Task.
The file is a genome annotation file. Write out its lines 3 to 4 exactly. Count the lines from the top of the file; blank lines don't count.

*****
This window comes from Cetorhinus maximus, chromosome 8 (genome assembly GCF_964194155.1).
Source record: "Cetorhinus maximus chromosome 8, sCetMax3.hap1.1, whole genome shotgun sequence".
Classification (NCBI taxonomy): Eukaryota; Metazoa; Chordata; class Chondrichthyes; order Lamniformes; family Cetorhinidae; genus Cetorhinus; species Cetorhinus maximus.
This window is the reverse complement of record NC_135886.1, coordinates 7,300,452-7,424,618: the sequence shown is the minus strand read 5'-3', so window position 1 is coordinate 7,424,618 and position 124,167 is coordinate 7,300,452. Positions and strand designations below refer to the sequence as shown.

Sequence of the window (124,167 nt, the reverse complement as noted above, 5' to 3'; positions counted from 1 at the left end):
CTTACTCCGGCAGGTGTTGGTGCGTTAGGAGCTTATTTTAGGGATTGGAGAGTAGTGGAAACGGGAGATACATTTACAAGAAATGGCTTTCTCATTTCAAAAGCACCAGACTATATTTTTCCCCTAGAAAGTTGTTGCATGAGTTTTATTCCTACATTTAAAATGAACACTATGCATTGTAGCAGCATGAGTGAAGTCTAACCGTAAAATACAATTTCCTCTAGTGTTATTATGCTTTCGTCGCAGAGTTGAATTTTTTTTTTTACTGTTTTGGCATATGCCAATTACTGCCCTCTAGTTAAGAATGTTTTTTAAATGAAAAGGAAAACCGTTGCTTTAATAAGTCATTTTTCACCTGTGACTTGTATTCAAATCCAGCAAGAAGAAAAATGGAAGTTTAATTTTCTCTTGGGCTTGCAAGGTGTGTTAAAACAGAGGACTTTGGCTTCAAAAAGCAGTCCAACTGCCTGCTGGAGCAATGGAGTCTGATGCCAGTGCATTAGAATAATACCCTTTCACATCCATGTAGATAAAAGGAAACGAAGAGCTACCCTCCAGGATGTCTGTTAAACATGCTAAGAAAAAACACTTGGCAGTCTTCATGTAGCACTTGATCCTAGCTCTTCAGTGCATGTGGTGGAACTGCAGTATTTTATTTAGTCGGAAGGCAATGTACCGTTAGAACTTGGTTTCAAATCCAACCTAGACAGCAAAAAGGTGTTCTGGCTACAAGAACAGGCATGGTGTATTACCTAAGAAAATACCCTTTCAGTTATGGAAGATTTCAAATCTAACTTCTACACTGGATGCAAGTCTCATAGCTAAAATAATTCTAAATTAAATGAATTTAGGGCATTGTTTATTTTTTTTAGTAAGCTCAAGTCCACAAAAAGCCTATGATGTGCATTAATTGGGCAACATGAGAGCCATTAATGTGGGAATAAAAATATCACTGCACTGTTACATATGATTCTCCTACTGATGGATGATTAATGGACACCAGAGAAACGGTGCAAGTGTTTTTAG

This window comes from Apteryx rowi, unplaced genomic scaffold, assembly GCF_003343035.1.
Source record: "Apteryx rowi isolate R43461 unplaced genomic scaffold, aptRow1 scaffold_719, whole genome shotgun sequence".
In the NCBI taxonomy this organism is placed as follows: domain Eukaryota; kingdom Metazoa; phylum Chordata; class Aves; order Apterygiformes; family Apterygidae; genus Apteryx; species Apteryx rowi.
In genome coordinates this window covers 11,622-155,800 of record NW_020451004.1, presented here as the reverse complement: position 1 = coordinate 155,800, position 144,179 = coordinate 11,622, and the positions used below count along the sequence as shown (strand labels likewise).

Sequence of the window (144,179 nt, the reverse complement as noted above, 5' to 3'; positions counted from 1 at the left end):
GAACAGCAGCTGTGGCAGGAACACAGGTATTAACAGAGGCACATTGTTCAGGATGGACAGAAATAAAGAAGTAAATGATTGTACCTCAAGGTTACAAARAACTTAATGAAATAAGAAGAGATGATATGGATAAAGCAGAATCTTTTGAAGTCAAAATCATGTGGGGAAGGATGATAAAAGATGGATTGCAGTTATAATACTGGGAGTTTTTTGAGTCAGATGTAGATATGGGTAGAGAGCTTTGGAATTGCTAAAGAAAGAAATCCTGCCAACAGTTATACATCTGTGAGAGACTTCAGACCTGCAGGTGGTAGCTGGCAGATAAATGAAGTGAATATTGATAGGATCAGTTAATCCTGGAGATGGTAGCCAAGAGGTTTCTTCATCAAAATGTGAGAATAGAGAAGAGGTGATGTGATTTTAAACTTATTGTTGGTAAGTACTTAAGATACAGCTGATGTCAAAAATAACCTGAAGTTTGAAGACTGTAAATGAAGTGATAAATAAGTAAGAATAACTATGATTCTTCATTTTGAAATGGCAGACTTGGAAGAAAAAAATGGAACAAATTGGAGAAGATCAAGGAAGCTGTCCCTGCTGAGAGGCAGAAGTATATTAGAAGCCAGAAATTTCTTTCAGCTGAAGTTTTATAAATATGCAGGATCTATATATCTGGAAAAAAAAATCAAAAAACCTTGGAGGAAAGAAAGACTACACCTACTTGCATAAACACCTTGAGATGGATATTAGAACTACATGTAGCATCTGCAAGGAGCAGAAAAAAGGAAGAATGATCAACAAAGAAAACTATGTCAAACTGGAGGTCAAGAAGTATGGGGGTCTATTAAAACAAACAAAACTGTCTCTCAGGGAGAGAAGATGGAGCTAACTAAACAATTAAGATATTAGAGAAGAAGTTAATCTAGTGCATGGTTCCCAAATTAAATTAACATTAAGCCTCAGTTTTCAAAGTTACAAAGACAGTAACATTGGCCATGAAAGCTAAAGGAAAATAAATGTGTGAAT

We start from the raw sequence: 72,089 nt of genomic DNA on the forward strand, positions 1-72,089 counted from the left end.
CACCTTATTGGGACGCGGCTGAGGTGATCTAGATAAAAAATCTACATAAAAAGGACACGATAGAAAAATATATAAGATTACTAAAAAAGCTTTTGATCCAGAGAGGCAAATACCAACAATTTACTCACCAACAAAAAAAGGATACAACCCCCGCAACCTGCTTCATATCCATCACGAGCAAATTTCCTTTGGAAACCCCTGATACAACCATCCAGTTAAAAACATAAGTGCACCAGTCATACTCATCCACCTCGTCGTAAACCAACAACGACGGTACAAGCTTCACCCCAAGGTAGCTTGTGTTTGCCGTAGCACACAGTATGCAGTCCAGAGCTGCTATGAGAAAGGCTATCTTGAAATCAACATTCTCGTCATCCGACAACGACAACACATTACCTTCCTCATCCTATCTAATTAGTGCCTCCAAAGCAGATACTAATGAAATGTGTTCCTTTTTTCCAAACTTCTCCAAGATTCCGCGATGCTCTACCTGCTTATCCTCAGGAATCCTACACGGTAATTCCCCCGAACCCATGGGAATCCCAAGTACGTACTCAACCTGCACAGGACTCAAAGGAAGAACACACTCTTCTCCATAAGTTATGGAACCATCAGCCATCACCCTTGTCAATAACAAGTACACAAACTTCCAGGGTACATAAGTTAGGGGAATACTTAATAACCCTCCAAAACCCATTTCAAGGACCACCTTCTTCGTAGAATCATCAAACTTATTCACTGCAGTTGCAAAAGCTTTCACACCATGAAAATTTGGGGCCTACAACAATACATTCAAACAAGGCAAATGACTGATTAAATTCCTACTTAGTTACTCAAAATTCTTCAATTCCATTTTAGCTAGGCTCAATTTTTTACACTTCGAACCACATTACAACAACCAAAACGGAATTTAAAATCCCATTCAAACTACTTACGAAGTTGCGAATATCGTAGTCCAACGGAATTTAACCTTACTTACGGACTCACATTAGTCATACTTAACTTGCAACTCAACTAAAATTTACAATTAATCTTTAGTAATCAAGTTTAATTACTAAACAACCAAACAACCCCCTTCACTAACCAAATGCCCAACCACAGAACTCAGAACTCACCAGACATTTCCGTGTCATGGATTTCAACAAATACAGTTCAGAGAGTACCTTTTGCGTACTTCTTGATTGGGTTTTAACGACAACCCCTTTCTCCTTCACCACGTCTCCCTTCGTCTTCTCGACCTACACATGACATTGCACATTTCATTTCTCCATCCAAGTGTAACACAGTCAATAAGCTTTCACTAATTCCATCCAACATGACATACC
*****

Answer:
Classification (NCBI taxonomy): Eukaryota; Metazoa; Chordata; class Chondrichthyes; order Lamniformes; family Cetorhinidae; genus Cetorhinus; species Cetorhinus maximus.
This window is the reverse complement of record NC_135886.1, coordinates 7,300,452-7,424,618: the sequence shown is the minus strand read 5'-3', so window position 1 is coordinate 7,424,618 and position 124,167 is coordinate 7,300,452. Positions and strand designations below refer to the sequence as shown.